Now, back to fiction...

Any other Friedman fans out there? Which of his books have you read/enjoyed?


  1. I haven't read any Friedman but now I want to. It sounds like his books are incredibly relevant to understanding what's happening in the US.

  2. I think we earthlings give ourselves too much credit. When it comes to climate we are insignificant yahoos. As far as mother nature is concerned we are non-entities, much like the many dead skin cells that come off your body everyday.

    While we certainly should do everything we can to cut down on pollution it should be within reason.

    I wonder what Mr. Friedman, which I might add is always entertaining and though provoking, thinks about the "hybrid tax"?

  3. @Brenna - Yeah, I often think that Friedman should be required reading for every American. Sometimes we idiot Americans tend to be a bit myopic - he gives great context given all his travel and knowledge.

    @Man - Well, I wholeheartedly disagree (as do 99 percent of scientist who study the issue), but if you want to tempt fate, that's between you and your beach house. ;)

  4. This is the best kind of non-fiction: relevant and necessary. I've been meaning to read Friedman's books for some time (I do read his articles, given the chance). Thanks for a good overview.

  5. I had to read "The Lexus and the Olive Tree" in college and I've been hooked on Friedman ever since. I will admit that, at times, I have to groan over his nonchalant celebrity cameos and "gee whiz" moments of inspiration - "I was having lunch with Bill Gates and the Sultan of Brunei when Warren Buffet strolled by with a club sandwich and I suddenly realized that this was just like the deforestation of the Brazilian rain forests!" - Still, he's a insightful guy who can really package complex ideas and processes into engaging and easily understood passages. Wish I had gotten to see him!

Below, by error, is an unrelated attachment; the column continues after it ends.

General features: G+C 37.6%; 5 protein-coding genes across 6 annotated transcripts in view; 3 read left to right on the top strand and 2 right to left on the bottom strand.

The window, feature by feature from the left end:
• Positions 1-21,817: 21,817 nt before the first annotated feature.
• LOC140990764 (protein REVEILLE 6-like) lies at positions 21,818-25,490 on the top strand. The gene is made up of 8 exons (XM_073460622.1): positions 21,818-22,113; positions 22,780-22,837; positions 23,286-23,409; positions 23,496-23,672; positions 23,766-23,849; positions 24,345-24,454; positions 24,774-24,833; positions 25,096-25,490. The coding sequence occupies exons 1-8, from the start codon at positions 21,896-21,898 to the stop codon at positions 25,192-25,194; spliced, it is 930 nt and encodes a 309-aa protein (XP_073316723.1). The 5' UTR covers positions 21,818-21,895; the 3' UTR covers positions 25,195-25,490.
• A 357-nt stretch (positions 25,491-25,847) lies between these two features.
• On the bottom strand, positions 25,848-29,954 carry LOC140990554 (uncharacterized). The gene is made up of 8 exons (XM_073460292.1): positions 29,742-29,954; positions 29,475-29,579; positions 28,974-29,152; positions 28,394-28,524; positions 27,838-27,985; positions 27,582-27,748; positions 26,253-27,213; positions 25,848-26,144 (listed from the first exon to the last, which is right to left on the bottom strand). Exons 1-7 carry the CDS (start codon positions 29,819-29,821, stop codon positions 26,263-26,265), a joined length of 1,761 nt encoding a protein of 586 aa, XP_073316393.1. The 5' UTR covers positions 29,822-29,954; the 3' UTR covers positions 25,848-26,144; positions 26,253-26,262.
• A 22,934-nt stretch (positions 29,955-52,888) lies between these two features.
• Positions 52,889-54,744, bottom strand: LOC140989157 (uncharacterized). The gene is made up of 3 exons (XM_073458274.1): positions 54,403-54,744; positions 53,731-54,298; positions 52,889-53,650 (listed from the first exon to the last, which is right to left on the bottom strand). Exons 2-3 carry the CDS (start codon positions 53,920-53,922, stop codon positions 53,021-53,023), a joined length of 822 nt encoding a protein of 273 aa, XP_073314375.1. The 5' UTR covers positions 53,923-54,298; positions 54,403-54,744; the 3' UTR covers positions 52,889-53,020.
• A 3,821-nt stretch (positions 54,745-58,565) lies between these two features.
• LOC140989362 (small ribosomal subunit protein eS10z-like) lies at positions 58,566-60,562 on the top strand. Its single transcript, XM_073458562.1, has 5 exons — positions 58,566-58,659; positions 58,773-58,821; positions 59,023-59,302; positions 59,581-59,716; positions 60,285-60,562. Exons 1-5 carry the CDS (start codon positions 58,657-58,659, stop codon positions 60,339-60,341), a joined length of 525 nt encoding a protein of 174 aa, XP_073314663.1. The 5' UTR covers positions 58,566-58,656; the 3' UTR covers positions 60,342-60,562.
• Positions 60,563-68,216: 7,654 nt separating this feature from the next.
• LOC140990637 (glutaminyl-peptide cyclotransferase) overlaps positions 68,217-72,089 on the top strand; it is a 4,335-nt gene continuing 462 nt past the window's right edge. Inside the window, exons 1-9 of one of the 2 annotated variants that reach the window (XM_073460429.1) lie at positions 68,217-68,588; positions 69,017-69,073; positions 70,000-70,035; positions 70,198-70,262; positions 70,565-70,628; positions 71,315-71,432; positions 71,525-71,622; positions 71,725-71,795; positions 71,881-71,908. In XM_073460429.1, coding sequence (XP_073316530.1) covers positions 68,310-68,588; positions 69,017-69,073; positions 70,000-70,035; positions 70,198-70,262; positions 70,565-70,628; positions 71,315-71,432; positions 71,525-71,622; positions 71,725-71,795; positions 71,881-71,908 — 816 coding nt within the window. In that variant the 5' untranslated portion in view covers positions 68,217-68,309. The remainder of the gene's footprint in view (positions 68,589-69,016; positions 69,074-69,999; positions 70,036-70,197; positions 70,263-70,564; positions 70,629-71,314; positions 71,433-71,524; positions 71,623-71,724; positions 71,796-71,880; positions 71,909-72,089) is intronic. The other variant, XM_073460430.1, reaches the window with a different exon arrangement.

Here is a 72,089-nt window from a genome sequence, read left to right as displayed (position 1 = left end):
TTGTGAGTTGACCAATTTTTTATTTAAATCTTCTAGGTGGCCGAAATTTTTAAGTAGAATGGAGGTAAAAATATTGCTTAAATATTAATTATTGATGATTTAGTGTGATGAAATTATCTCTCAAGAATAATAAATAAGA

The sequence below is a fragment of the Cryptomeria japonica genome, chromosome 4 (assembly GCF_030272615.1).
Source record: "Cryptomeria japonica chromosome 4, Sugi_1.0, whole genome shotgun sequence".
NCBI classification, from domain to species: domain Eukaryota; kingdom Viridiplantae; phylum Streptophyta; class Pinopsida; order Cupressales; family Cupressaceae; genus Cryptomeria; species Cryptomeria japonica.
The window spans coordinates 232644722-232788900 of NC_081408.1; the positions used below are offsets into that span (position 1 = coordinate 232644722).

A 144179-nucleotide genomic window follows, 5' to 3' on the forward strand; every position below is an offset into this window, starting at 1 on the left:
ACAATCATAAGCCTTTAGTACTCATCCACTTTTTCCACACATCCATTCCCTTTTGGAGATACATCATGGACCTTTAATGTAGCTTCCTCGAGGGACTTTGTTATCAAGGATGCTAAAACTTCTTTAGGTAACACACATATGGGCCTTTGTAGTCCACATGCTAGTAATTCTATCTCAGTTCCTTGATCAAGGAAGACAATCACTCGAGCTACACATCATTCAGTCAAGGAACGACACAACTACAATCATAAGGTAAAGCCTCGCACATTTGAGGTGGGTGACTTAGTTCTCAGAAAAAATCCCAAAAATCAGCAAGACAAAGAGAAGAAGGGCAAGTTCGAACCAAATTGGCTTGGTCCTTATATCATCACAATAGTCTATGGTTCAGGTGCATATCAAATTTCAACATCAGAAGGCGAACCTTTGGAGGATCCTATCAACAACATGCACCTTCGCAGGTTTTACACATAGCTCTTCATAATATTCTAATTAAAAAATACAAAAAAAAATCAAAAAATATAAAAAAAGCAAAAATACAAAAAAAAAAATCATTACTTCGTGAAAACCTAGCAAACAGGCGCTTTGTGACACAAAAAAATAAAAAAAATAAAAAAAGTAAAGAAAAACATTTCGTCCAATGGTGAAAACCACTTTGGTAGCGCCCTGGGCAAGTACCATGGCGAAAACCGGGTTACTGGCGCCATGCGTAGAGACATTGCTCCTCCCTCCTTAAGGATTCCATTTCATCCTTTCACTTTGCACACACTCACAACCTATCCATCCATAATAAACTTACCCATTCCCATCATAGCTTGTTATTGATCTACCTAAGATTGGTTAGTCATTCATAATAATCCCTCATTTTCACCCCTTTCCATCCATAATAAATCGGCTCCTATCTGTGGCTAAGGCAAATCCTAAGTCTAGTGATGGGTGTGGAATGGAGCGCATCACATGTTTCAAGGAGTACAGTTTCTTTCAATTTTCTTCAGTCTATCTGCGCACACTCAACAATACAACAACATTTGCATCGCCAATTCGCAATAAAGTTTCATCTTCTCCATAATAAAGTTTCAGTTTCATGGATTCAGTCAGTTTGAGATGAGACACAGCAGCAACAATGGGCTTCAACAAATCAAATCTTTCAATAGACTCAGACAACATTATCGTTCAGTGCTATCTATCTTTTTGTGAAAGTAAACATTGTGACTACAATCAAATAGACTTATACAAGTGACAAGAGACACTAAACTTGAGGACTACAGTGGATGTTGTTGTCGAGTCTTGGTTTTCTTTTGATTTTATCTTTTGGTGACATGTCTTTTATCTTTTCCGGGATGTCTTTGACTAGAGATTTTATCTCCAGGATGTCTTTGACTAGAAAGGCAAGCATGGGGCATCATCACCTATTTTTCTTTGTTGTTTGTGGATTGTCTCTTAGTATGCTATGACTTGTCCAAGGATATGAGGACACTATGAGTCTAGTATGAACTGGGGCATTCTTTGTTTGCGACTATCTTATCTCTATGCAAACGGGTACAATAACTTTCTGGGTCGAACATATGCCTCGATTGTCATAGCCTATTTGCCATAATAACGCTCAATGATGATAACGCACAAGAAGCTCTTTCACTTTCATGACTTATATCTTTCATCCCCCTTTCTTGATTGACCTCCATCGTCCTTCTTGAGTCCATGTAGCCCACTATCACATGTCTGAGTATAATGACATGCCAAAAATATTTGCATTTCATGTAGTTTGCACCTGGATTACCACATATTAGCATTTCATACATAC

6. FROM BEIRUT TO JERUSALEM is one of the best non-fics written about the conflict in the Middle East ever, period. I also like his subsequent work quite a bit, but it doesn't have the same place in my heart as FBTJ. Am also a Friedman fan, thanks so much for giving us the jist on the keynote, great, fascinating stuff!

  7. @bibliophiliac - Relevant and necessary, indeed! His books are great - highly recommended.

    @petekarnas - You're certainly right - he does have tendency to name drop and sensationalize. But the ends justify the means for me with him. And I think you said it better than I did - about how he's can package complex ideas into engaging passages. He's also really good with easily understandable metaphors.

    @books - You know, that book's been on my shelf for years, and I've never read because I keep telling myself it's kind of ancient news. If I'm not mistaken, that won a Pulitzer, right? Would it still be useful to read today, or is it obsolete?

  8. It's still spookily and in so many ways unfortunately relevant. FBTJ captures so much of the cultures of Israel and Lebanon (and the conflicts between them) and Friedman's memoir-like take as an American journalist thrown into the fray is near perfection.

  9. I've been reading his columns for years and I've always enjoyed them. His recent columns in light of the Arab Spring have been particularly interesting interesting. I agree with Booksaremyfriends, From Beirut to Jerusalem is a great book and one of all time favorites on the Middle East.
    You have inspired me to read Hot, Flat and Crowded. Thanks !!